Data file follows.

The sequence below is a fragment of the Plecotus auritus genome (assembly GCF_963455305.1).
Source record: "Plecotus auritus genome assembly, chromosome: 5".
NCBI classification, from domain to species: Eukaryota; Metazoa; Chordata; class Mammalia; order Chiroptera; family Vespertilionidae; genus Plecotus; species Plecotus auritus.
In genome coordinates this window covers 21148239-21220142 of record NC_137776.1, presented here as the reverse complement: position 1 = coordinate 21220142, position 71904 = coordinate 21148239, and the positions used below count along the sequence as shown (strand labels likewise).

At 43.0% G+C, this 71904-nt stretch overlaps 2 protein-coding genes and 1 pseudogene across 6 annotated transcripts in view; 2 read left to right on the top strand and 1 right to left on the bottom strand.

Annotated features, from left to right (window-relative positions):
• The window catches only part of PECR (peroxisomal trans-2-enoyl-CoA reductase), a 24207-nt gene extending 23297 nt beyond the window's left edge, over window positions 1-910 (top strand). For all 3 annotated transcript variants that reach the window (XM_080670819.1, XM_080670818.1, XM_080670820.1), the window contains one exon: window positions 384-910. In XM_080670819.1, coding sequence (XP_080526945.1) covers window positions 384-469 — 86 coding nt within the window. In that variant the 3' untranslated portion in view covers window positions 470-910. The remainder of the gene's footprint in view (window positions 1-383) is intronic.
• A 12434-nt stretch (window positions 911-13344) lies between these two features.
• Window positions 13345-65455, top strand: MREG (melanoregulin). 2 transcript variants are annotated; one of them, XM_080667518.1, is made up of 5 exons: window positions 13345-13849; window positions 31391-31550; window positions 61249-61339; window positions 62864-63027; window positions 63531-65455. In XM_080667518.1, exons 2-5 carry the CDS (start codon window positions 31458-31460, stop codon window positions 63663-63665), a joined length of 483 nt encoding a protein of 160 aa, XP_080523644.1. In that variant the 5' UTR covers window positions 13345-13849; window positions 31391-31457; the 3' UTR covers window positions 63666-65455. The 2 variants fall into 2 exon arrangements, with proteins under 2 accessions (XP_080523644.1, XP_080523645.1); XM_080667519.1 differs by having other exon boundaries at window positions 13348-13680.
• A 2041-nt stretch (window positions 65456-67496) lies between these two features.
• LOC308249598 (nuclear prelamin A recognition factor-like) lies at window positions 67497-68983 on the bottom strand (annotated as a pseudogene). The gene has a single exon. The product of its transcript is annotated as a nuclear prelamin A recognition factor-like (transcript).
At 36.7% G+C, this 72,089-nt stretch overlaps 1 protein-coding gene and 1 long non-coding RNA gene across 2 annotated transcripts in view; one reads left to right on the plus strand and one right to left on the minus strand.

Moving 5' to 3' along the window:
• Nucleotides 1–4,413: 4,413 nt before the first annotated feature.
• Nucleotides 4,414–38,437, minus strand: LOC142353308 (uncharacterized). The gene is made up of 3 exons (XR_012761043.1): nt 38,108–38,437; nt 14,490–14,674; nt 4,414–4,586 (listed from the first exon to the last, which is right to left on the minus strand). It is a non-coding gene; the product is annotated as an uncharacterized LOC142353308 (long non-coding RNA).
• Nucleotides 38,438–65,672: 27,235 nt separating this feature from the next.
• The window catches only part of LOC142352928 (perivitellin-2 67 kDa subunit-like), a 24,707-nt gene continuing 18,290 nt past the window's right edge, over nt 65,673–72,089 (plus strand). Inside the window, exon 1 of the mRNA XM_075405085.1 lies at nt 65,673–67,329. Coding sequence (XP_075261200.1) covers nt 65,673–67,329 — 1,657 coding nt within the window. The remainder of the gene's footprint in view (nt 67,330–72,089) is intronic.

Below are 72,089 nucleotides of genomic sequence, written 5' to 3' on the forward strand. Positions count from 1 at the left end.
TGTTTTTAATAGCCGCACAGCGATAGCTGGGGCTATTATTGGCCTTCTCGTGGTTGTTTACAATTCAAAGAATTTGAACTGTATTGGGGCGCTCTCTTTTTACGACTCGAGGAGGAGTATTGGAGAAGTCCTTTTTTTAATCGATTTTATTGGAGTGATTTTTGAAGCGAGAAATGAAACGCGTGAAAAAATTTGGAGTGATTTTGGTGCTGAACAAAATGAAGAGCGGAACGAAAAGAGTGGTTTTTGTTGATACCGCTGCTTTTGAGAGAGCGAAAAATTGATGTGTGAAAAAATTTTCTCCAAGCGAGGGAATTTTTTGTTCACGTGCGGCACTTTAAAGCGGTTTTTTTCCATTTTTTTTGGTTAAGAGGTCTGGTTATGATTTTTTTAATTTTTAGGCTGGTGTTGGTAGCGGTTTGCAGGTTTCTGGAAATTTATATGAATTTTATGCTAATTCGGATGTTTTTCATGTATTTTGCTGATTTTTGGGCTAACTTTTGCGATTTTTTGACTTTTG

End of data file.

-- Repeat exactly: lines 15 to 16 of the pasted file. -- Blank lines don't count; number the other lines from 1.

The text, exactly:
• Nucleotides 4,414–38,437, minus strand: LOC142353308 (uncharacterized). The gene is made up of 3 exons (XR_012761043.1): nt 38,108–38,437; nt 14,490–14,674; nt 4,414–4,586 (listed from the first exon to the last, which is right to left on the minus strand). It is a non-coding gene; the product is annotated as an uncharacterized LOC142353308 (long non-coding RNA).
• Nucleotides 38,438–65,672: 27,235 nt separating this feature from the next.